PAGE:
I keep this picture of my mom on my desk. You can see her standing just outside of her front door. She’s leaning casually against the railing and there is a big smile on her face.
It’s one of my (many) favorite pictures of her. It personifies who she was and how she lived.
If you were someone she loved and you appeared at her door you would be greeted with an exclamation of how delighted she was to see you. Then she would hug and kiss you.
Sometimes she would be so excited to see you that she would forget to say hello. So a few minutes after your visit began, she would stop whatever she was doing, look at you and say ‘hello‘. I can still hear her, “Hello, Beth“. It was as if her excitement at seeing you got the best of her and when she started to calm down she would remember the importance of a traditional greeting. Of course, no one who received her warm welcome thought twice about her skipping the formal hello.
This picture captures how she loved. Behind the glass screen door is the front door but you can’t see it in the photo because it is wide open. That openness embodied how she loved. You were welcome anytime. The door to her heart was always open.
There are other things I’m reminded of when I look at this photo. She often looked younger than she really was. She dressed casually and it gave her a youthful look. She never quite mastered the art or desire of dressing up. And her hair….once a startling red….had dimmed to a soft brown. It never truly turned gray. All these things, along with her quick and easy smile made her approachable.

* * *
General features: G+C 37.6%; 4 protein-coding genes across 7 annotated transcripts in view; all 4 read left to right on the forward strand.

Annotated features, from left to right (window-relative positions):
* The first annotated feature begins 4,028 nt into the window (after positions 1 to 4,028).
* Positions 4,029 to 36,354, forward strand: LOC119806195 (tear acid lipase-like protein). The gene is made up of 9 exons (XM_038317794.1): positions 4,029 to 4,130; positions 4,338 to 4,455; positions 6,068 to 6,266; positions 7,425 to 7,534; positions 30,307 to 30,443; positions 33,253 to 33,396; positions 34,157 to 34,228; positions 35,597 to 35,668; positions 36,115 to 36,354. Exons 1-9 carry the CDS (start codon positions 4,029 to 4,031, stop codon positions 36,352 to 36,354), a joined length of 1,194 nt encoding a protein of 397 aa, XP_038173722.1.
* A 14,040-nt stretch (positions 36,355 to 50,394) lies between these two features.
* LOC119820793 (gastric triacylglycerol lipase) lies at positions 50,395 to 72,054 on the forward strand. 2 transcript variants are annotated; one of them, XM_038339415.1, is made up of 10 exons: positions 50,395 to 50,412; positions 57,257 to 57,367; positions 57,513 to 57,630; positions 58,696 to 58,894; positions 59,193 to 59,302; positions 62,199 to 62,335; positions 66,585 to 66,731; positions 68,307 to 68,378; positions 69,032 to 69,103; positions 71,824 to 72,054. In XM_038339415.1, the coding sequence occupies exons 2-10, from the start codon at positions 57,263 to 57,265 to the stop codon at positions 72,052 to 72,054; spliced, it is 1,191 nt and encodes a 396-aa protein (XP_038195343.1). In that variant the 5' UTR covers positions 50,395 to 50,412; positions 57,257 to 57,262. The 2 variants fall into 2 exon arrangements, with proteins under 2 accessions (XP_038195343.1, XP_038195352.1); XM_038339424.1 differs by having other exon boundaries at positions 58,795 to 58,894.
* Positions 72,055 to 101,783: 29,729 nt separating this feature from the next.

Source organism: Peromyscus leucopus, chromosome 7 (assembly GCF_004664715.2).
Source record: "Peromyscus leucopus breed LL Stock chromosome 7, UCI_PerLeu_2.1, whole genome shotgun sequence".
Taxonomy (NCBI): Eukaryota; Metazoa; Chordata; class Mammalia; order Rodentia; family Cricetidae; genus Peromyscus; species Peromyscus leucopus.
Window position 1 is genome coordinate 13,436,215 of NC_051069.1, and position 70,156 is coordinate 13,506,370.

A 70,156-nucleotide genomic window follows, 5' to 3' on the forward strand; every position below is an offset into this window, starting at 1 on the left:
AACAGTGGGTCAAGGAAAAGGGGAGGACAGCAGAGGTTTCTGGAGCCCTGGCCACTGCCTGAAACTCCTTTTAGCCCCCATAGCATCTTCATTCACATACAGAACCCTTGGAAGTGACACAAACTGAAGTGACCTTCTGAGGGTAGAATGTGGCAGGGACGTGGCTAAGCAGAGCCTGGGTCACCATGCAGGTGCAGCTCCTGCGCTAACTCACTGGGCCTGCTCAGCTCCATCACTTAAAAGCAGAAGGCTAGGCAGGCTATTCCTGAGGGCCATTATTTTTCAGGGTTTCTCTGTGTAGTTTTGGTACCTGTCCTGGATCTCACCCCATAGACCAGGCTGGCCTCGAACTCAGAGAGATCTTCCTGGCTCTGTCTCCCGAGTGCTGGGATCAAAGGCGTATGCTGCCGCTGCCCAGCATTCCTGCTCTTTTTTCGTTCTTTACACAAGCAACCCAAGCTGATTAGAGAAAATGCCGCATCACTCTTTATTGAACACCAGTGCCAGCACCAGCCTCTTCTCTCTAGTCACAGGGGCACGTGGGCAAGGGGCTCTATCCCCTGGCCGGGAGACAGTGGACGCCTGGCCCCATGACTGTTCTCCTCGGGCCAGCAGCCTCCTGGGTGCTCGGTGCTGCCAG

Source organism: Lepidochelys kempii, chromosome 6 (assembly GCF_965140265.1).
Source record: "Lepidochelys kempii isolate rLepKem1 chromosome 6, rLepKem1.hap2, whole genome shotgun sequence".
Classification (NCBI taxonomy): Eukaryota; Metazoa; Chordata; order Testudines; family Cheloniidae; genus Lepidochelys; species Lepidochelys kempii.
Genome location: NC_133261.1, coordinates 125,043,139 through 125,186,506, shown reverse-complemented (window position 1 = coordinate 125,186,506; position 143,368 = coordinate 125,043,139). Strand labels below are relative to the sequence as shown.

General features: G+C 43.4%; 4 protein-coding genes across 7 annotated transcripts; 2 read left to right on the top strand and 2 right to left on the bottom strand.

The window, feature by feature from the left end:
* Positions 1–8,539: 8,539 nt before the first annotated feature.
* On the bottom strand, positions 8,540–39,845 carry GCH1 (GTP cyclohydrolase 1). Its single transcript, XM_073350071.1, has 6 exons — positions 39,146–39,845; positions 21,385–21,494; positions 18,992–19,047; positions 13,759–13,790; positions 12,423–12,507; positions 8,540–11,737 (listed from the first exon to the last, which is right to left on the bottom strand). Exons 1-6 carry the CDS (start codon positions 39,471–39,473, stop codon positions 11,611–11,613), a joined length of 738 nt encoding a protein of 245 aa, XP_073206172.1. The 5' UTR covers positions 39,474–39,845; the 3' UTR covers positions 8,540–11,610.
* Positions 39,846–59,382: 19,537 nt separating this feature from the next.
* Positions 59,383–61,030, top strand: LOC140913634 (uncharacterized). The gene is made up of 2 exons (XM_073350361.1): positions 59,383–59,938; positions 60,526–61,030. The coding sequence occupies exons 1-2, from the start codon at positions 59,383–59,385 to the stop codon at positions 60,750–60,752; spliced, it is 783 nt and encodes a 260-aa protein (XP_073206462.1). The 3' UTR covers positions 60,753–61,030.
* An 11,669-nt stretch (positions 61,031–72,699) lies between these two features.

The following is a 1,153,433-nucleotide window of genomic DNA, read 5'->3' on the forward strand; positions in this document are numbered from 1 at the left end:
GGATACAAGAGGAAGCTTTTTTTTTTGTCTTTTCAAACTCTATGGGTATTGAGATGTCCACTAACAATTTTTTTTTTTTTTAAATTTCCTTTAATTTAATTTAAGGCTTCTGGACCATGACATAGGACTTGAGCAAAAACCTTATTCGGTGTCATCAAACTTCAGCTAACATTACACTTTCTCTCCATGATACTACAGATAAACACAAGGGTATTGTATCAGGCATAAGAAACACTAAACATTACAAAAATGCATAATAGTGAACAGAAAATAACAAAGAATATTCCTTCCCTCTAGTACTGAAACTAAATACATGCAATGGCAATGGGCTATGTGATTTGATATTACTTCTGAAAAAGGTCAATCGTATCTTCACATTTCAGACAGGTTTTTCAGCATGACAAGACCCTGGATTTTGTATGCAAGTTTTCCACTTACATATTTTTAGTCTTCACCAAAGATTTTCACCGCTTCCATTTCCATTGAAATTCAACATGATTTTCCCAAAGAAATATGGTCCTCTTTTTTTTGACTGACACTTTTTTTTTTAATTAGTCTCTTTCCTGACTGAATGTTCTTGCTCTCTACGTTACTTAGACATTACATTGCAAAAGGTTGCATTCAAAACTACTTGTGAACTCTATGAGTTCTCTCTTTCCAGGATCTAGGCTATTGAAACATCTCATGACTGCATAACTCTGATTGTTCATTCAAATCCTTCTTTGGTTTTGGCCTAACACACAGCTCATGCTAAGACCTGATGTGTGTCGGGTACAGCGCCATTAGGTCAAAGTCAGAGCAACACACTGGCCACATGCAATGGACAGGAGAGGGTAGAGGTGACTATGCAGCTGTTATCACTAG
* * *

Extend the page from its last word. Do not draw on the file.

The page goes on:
Her casual lean against the railing belied how her body felt. Her smile was genuine but her body was often uncomfortable and in pain. In the picture you wouldn’t guess it looking at her and that was just like her as well. She rarely complained and when she did she quickly felt badly both for burdening you with her struggle and for not being able to handle her discomfort without expressing it.
She felt weak when she complained. But there was nothing weak about her. She was happiest when she could help relieve you of any part of your own burden. She was rarely one to try and solve your problems. But oh how she could listen!
She would often be surprised when a total stranger would open up to her and share some struggle they were having. But to those of us who knew her, it made perfect sense. Strangers seemed to sense that she was someone that they could trust. Her openness would never betray that trust. You could tell her anything and if you asked her not to tell anyone, you could rely on her keeping it to herself. Not once in my entire life did she ever betray my trust. Even once her battle with dementia began…she continued to be the best secret keeper I have ever met, never forgetting what she shouldn’t share.
It’s not that she was without fault. She would be the first to tell you she wasn’t perfect. But this photograph captures all of her best traits. When I look at it, I am reminded of her warmth and generosity. I see a kind and good person whom it was safe to be yourself with.
All these things….so much love…captured in a single photograph.